At least three first-degree relatives with colorectal cancer diagnosed at 55 years or older

7- to 10-fold increased risk
Sources: St John et al (1993)[2], Fuchs et al (1994)[3], Slattery et al (1994)[4], Bass et al (2008)[7], Schoen et al (2015)[9], Taylor et al (2011)[11], Lynch et al (2003)[13], Hall et al (1996)[14], Leu et al (2008)[12], Benhamiche-Bouvier et al (2000)[15], Sandhu et al (2001)[16], Aitken et al (1996)[17], Anderson et al (2003)[18]

Note: Relative risk is the ratio of the risk of developing colorectal cancer in a particular exposed group to the average risk in the whole population.

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Table 5.3. ColorectalReferring to the large bowel, comprising the colon and rectum. cancer risk categories by family history

Risk category by family history

Number of 1st degree relatives with CRC before age 55
0 1 2
Number of 1st degree relatives with CRC at 55 or older
0 1 2 3 0 1 2 0 1
Number of 2nd degree relatives with CRC before age 55
0
Number of 2nd degree relatives with CRC at 55 or older
0 1 1 2 3 2 2 3 2 3
1 1 1 2 3 2 3 3 3 3
2 1 2 3 3 3 3 3 3 3
3 2 2 3 3 3 3 3 3 3
4 2 3 3 3 3 3 3 3 3
1 0 1 2 3 3 2 3 3 3 3
1 2 3 3 3 3 3 3 3 3
2 3 3 3 3 3 3 3 3 3
2 0 2 3 3 3 3 3 3 3 3
1 3 3 3 3 3 3 3 3 3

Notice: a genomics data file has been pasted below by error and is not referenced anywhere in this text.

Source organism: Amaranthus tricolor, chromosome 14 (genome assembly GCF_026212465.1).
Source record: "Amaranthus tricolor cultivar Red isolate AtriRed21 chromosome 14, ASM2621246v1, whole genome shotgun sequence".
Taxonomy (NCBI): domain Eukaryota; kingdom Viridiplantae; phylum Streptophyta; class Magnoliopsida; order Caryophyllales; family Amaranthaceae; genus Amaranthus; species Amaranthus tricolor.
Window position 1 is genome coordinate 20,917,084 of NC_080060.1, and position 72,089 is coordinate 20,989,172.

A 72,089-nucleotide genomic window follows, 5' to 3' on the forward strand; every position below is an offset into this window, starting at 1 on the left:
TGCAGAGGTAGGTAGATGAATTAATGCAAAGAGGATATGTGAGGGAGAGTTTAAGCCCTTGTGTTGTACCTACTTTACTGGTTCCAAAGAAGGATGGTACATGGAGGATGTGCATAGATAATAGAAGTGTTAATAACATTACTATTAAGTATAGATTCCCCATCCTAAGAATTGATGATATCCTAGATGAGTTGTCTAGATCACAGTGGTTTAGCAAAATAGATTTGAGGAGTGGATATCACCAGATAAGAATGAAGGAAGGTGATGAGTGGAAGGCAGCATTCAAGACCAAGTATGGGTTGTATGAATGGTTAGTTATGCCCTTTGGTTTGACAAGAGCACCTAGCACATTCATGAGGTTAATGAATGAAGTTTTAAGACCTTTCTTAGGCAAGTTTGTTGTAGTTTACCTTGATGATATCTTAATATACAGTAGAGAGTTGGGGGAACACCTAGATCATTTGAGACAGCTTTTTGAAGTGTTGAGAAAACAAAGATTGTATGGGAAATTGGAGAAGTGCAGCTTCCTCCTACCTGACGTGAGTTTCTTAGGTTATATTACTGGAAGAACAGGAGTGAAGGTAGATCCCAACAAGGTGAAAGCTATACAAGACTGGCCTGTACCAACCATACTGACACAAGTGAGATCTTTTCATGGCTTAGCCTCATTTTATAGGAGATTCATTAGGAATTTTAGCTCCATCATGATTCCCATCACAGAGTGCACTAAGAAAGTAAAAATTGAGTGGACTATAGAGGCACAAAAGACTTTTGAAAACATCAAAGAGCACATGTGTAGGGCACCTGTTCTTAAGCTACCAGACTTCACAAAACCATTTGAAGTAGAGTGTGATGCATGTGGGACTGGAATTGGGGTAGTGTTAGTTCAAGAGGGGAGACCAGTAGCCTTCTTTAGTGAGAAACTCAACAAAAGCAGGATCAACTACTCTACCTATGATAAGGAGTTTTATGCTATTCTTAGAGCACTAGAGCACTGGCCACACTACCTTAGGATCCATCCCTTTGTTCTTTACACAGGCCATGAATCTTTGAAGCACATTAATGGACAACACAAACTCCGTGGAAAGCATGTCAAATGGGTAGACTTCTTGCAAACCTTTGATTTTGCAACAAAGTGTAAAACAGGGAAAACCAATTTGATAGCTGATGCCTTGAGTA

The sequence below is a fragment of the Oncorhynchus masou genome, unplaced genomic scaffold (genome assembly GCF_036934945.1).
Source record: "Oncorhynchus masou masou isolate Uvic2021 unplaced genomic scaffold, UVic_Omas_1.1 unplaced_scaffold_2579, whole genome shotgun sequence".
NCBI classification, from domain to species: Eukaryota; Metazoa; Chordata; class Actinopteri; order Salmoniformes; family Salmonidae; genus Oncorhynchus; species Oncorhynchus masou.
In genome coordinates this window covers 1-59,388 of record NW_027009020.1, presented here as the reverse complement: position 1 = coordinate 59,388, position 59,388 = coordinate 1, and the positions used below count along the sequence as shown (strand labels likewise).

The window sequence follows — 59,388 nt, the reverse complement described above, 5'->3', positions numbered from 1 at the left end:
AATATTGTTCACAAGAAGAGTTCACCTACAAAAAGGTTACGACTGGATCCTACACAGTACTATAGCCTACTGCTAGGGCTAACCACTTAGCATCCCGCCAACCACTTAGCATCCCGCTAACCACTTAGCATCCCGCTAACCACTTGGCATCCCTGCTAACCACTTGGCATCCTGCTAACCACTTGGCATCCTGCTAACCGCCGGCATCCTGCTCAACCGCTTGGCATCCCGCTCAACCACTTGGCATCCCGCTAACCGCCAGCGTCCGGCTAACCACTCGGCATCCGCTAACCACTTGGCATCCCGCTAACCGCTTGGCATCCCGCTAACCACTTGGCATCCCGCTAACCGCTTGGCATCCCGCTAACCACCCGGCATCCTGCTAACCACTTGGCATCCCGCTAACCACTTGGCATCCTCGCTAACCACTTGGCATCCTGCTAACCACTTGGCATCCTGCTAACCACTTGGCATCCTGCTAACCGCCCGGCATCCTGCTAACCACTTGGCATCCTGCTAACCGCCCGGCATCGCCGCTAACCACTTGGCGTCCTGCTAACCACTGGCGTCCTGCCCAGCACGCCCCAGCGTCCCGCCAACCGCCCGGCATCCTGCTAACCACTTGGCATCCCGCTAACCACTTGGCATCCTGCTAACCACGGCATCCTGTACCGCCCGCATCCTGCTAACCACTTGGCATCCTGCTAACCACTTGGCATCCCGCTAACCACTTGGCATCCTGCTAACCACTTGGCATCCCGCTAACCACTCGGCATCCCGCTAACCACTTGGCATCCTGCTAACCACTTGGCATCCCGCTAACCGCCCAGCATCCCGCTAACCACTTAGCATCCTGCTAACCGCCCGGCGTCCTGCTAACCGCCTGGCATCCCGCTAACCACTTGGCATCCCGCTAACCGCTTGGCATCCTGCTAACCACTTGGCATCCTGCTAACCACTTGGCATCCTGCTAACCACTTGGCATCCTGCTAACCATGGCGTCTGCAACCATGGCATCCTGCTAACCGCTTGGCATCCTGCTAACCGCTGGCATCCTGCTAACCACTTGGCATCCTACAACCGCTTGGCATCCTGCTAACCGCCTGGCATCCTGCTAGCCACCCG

Evidence summary and recommendations

Evidence summary Level References
Category 1 – Those near average risk

Approximately 95–98% of the population are in this category. Those with a weak family history, which is approximately 65% of those with any family history, will also be in this category.

For the majority of people, the risk of colorectal cancer ranges from slightly below average to slightly above average. For some people, risk will be increased up to two-fold the average risk.

Approximately 10% of people in this group will develop colorectal cancer in their lifetime.

II, III-2 [17], [18], [19], [20], [21], [22], [23], [24]
Category 2 – Those at moderately increase risk

Approximately 2–5% of the population are in this category.

The risk of colorectal cancer is approximately three- to six-fold higher than average.

Approximately 15–30% of people in this group will develop colorectal cancer in their lifetime.

II, III-2 [2], [4], [14], [15], [16], [17]
Category 3 – Those at potentially high risk

Less than 1% of the population are in this category. The risk of colorectal cancer is approximately seven to ten-fold higher than average.

Approximately 30–40% of people in this group will develop colorectal cancer in their lifetime.

II, III-2 [25], [26], [27], [28]
Important note:

These recommendations are in relation to the risk of colorectal cancer for relatives of patients with colorectal cancer. For recommendations about tailored screening categories 1-3, please see Screening strategies for people with a family history of colorectal cancer.

Evidence-based recommendationA recommendation formulated after a systematic review of the evidence, indicating supporting references.Question mark transparent.png Grade
Category 1

People who have one relative with colorectal cancer diagnosed at age 55 or older should be advised that their own risk of developing colorectal cancer could be up to twice the average risk, but is still not high enough to justify CRC screening by colonoscopy.

C
Evidence-based recommendationA recommendation formulated after a systematic review of the evidence, indicating supporting references.Question mark transparent.png Grade